Diane Mueller, director of community development at Open Shift, discusses the role of strong user communities in open source software development. (Credit: Gordon Haff, CC BY-SA 4.0)

However, one interesting aspect of the Commons model is that it isn’t just virtual. We see the same pattern elsewhere in many successful open source communities, such as the Linux kernel. Lots of day-to-day activities happen on mailings lists, IRC, and other collaboration tools. But this doesn’t eliminate the benefits of face-to-face time that allows for both richer and informal discussions and exchanges.

This interview with Mueller took place in London the day after the OpenShift Commons Gathering. Gatherings are full-day events, held a number of times a year, which are typically attended by a few hundred people. Much of the focus is on users and user stories. In fact, Mueller notes, “Here in London, one of the Commons members, Secnix, was really the major reason we actually hosted the gathering here. Justin Cook did an amazing job organizing the venue and helping us pull this whole thing together in less than 50 days. A lot of the community gatherings and things are driven by the Commons members.”

Mueller wants to focus on users more and more. “The OpenShift Commons gathering at [Red Hat] Summit will be almost entirely case studies,” she noted. “Users talking about what's in their stack. What lessons did they learn? What are the best practices? Sharing those ideas that they've done just like we did here in London.”

Although the Commons model grew out of some specific OpenShift needs at the time it was created, Mueller believes it’s an approach that can be applied more broadly. “I think if you abstract what we've done, you can apply it to any existing open source community,” she said. “The foundations still, in some ways, play a nice role in giving you some structure around governance, and helping incubate stuff, and helping create standards. I really love what OCI is doing to create standards around containers. There's still a role for that in some ways. I think the lesson that we can learn from the experience and we can apply to other projects is to open up the community so that it includes feedback mechanisms and gives the podium away.”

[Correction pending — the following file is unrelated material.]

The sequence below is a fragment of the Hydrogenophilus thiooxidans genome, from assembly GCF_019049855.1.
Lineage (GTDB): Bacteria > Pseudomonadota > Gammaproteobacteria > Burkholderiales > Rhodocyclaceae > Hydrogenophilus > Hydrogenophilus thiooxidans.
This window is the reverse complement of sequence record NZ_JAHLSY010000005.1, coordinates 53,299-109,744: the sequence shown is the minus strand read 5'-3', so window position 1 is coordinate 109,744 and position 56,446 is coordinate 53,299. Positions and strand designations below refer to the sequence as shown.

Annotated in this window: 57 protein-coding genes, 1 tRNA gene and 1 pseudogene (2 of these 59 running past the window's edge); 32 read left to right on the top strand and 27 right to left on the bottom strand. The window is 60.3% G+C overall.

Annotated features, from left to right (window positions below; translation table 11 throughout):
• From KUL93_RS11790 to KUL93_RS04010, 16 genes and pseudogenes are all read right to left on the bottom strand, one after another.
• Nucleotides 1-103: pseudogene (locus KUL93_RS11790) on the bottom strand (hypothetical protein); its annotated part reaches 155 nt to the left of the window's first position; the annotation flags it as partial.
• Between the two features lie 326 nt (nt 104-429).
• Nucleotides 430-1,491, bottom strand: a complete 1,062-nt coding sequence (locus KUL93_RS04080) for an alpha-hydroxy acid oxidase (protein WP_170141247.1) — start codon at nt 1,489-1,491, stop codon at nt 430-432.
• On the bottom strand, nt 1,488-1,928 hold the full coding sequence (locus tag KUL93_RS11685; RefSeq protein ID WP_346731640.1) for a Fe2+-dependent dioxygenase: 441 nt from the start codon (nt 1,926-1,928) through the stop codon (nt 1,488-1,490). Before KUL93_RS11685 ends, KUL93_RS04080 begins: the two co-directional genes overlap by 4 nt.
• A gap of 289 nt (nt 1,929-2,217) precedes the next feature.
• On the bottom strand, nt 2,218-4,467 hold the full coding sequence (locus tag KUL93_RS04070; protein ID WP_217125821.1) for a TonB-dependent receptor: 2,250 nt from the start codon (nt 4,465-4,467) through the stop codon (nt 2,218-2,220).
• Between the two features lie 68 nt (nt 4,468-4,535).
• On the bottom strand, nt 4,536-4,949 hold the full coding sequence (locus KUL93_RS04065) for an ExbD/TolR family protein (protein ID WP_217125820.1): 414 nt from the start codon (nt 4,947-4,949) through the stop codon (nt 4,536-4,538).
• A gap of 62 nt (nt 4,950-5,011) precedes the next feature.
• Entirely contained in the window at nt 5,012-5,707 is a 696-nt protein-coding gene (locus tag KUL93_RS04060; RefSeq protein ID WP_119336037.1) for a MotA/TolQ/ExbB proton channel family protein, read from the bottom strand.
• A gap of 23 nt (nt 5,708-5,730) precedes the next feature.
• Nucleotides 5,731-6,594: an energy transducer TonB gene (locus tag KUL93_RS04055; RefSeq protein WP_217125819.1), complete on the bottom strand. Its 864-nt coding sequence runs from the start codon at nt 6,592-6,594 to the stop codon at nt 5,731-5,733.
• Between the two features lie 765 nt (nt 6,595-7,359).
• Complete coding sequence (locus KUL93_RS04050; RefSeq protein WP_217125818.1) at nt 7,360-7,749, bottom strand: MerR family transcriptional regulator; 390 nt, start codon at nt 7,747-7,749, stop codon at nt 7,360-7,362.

The evolution of the community model though approaches like the OpenShift Commons mirror the healthy evolution of open source more broadly. Certainly, some users have been involved in the development of open source software for a long time. What’s striking today is how widespread and pervasive direct user participation has become. Sure, open source remains central to much of modern software development. But it’s also becoming increasingly central to how users learn from each other and work together with their partners and developers.

About the author

Gordon Haff - Gordon Haff is Red Hat technology evangelist, is a frequent and highly acclaimed speaker at customer and industry events, and helps develop strategy across Red Hat’s full portfolio of cloud solutions. He is the co-author of Pots and Vats to Computers and Apps: How Software Learned to Package Itself in addition to numerous other publications. Prior to Red Hat, Gordon wrote hundreds of research notes, was frequently quoted in publications like The New York Times on a wide range of IT topics, and... more about Gordon Haff